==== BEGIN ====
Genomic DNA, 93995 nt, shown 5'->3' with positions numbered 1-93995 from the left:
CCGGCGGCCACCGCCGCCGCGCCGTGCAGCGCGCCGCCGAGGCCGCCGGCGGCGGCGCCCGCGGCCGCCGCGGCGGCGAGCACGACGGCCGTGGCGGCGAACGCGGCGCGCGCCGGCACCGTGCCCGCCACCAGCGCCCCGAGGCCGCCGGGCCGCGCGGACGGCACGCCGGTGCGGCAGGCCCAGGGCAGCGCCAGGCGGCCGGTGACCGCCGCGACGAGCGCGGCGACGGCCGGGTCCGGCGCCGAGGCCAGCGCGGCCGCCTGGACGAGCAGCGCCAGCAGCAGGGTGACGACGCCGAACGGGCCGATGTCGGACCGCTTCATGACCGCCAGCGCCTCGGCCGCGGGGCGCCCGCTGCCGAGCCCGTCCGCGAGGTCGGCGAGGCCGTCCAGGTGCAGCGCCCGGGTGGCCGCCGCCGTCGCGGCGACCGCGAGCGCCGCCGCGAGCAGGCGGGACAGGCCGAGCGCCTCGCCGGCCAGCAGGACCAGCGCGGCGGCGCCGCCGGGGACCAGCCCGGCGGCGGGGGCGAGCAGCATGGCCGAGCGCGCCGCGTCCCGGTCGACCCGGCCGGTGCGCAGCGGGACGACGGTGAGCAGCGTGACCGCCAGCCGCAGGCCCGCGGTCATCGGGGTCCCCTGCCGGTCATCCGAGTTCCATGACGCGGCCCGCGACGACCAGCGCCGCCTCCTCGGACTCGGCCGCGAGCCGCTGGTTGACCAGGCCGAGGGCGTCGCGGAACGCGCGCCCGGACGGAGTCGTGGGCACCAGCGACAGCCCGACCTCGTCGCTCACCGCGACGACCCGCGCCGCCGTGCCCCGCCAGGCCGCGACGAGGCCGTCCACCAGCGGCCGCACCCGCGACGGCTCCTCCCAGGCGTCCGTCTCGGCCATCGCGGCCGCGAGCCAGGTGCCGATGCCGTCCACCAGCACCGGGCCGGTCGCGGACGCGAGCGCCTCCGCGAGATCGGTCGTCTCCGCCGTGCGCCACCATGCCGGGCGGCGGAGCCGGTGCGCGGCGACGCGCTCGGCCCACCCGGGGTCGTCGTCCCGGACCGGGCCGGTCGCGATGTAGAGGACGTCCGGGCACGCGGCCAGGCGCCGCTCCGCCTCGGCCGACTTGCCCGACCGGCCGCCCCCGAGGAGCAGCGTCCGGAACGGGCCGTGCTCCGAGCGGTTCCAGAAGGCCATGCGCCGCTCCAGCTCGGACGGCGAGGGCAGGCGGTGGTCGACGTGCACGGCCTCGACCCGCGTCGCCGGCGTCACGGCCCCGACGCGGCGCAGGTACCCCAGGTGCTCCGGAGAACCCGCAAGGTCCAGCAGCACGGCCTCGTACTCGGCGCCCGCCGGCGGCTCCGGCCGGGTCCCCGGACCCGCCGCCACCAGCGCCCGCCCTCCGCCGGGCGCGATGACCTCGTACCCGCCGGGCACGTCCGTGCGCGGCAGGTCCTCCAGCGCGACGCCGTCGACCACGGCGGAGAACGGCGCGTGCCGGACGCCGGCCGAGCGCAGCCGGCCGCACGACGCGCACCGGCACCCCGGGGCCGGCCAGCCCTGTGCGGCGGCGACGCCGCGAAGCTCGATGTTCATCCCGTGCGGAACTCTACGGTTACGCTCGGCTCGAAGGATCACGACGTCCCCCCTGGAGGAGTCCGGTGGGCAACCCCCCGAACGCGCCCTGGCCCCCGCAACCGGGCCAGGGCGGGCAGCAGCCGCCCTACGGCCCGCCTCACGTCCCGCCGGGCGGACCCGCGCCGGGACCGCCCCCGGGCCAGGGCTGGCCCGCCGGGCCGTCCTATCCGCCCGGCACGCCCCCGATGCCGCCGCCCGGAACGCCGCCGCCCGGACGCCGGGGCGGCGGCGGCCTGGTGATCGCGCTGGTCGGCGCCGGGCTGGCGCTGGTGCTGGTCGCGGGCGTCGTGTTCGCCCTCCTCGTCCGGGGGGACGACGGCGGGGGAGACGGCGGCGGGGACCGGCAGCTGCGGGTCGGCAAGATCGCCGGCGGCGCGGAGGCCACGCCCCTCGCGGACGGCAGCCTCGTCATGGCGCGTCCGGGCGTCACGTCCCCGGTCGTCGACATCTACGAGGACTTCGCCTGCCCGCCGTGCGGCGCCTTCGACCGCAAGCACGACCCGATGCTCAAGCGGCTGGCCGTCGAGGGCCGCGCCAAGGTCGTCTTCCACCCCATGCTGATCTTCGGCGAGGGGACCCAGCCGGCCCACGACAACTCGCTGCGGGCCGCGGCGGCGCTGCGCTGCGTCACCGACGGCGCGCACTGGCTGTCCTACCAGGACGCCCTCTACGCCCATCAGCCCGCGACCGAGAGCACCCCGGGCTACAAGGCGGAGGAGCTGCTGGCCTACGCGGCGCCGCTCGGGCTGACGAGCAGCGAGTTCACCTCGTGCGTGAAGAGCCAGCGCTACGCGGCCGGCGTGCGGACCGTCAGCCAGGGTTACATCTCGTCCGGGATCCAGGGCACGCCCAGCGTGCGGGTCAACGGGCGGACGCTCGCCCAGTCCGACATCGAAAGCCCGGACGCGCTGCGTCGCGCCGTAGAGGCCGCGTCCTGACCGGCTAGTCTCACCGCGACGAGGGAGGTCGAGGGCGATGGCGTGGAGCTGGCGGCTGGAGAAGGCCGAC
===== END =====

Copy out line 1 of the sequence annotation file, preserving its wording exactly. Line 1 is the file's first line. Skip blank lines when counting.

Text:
Genomic DNA, 93995 nt, shown 5'->3' with positions numbered 1-93995 from the left: